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Hungarian Prime Minister Says Migrants Are Germany's Problem

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Hungarian Prime Minister Says Migrants Are Germany's Problem

Politics

Hungarian Prime Minister Says Migrants Are Germany's Problem

Hungarian Prime Minister Says Migrants Are Germany's Problem

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At tense meetings in Brussels Thursday, the Hungarian prime minister said refugees threaten Europe's Christian identity. He also said the migrants should be Germany's responsibility because most of them want to travel there.

RACHEL MARTIN, HOST:

There were tense meetings of European leaders in Brussels today. And they showed just how divided the European Union is over the fate of the asylum-seekers. NPR's Soraya Sarhaddi Nelson reports that Hungary's prime minister was not well-received.

SORAYA SARHADDI NELSON, BYLINE: Prime Minister Viktor Orban told reporters in Brussels he plans to send Hungarian soldiers to the southern border with Serbia to stop new migrants from entering his country.

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VIKTOR ORBAN: The problem is not a European problem. The problem is a German problem. Nobody would like to stay in Hungary. All of them would like to go to Germany. Our job is only to register them.

NELSON: Martin Schulz, who stood next to Orban, was seething. The European Parliament president later said he's had enough of EU members acting in their own self-interest.

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MARTIN SCHULZ: What we are seeing, for the time being, is egoism instead of common European sense. And let's be honest. This is a crucial moment for the European Union. If we will not facing that challenge, the deeper split of the Union is a risk we cannot exclude.

NELSON: Schulz says European Commission president, during the next Wednesday's State of the Union address, will announce steps to redistribute asylum-seekers within the 28-member block. That could relieve the pressure on Hungary and other border countries. Schulz also pressed for EU countries to streamline the asylum process in order to more quickly let migrants know whether they can stay or must go.

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SCHULZ: (Speaking German).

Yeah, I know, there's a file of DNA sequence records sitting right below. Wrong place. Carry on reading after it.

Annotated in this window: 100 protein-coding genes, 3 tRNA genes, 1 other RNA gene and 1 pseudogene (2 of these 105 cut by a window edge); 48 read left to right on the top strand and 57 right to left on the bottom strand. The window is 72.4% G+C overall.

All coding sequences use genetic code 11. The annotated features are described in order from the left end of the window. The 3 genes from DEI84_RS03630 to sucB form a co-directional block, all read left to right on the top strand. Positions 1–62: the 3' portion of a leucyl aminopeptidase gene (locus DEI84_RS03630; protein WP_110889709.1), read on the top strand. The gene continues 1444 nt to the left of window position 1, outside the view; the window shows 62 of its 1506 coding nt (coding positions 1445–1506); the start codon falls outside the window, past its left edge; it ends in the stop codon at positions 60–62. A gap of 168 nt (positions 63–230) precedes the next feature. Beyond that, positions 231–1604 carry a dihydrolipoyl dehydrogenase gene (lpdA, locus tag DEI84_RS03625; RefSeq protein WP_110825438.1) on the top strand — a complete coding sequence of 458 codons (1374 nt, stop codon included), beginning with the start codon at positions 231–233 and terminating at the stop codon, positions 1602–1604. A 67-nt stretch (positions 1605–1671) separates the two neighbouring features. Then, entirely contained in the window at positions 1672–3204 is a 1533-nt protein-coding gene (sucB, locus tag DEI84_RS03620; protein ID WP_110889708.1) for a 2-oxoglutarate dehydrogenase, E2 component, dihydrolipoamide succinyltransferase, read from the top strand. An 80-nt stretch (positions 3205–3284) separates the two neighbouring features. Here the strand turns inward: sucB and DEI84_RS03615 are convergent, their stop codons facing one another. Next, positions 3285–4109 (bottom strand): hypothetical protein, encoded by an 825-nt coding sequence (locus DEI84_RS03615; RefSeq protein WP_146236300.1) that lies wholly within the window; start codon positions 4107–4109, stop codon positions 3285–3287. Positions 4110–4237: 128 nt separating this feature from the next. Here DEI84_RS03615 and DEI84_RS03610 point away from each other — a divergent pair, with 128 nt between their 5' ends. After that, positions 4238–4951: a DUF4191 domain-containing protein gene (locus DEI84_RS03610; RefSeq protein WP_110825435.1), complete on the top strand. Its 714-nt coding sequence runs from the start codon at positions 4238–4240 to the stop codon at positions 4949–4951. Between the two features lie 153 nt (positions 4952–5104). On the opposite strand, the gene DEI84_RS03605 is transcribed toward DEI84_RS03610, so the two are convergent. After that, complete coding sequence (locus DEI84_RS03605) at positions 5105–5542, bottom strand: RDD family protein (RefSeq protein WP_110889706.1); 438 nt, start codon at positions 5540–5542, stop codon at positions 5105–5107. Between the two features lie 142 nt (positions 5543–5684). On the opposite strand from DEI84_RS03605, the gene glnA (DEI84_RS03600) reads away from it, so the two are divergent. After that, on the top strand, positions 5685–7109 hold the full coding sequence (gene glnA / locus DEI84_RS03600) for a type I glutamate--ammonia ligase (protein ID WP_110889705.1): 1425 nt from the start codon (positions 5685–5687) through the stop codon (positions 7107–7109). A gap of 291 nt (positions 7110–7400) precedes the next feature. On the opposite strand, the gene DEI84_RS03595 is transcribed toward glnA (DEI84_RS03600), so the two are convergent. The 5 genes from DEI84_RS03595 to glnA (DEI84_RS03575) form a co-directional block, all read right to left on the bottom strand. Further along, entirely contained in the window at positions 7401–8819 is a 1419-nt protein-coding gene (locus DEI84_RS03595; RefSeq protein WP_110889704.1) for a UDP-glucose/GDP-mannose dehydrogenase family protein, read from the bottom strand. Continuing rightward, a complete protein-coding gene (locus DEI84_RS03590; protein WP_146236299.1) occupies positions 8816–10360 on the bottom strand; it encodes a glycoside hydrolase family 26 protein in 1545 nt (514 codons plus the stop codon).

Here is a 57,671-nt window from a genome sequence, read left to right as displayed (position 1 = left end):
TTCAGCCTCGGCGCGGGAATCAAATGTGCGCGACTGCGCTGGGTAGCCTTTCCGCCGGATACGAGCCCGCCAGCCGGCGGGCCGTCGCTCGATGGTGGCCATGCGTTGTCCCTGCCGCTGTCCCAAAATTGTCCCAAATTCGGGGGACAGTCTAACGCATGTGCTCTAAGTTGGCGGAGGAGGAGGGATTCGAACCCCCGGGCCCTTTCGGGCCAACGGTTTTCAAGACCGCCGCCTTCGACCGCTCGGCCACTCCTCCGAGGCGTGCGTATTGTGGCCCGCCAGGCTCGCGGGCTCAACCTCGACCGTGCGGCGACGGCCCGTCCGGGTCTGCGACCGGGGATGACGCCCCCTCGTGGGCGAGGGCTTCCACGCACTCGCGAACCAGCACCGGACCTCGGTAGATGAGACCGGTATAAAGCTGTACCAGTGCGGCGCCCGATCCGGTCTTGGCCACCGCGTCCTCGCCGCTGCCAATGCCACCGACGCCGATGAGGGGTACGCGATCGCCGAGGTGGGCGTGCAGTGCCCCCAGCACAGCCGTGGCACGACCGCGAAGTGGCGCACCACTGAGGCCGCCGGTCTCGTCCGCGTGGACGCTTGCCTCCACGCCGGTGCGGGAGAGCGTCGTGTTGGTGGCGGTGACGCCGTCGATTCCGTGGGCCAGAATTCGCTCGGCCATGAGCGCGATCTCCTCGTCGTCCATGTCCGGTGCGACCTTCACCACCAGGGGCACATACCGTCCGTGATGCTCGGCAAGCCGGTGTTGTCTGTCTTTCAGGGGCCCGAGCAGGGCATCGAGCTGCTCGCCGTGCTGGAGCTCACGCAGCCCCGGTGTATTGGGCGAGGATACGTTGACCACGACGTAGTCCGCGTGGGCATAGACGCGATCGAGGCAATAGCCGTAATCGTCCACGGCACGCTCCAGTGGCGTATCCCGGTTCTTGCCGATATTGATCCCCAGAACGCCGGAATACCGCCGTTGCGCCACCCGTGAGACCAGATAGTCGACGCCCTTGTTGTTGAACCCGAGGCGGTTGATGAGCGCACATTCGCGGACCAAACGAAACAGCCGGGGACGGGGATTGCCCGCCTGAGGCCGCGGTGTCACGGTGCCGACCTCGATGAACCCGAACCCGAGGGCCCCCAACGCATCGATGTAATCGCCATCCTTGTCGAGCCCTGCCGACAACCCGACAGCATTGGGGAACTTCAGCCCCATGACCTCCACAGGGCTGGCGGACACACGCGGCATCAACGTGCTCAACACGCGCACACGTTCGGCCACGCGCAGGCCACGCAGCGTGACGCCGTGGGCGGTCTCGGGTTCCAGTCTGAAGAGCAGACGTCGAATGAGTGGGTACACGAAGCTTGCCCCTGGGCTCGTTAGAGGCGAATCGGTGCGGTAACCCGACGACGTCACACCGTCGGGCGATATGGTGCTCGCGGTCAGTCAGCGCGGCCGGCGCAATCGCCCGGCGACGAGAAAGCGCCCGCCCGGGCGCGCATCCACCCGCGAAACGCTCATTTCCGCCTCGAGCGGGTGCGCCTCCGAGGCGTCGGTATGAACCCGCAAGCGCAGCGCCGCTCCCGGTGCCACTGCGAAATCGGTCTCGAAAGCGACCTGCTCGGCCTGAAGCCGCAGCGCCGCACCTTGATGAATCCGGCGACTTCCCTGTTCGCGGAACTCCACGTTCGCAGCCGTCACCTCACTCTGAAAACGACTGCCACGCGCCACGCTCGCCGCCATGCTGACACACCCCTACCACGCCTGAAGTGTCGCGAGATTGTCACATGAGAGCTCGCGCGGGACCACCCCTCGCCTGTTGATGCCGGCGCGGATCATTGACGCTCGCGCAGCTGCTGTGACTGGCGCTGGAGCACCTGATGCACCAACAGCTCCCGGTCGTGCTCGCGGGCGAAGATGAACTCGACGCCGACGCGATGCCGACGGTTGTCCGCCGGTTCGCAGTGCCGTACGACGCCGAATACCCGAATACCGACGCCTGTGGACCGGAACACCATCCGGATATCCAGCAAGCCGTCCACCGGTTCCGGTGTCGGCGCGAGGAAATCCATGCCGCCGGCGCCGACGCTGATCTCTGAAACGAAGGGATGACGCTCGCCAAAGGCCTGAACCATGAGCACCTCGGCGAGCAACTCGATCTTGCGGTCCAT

NELSON: He says, "we need joint rules. Why, in one country, like the Netherlands, does it take 10 days, while in other countries, like Germany, it takes, on average, five-and-a-half months?" Josef Janning, who heads the Berlin office of the European Council on Foreign Relations, says it's no surprise that things are this disjointed.

JOSEF JANNING: The EU, in general, is rather weak when it comes to reacting fast. This oftentimes doesn't look good, but that's how Europe works. We don't act proactively. We'd rather respond, and we'd rather respond late because member states are not eager to give up their own way of doing things.

NELSON: The fragmented approach is compounding problems for refugees and migrants, says Eugenio Ambrosi, who is the International Organization for Migration's regional director in Brussels. He says politicians exaggerate the influx, and that is what is creating this chaotic response.

EUGENIO AMBROSI: I think it's important that Europe gets out of this attitude that talks about Europe being invaded by refugees and migrants because that is not the case. If we look only at the refugees from Syria and a few other war-torn country, roughly 6 percent of the overall world refugee population is in Europe.

NELSON: Ambrosi predicts if Orban is successful in closing Hungary's borders, the only real change will be to drive up the fees paid to smugglers. Soraya Sarhaddi Nelson, NPR News, Berlin.

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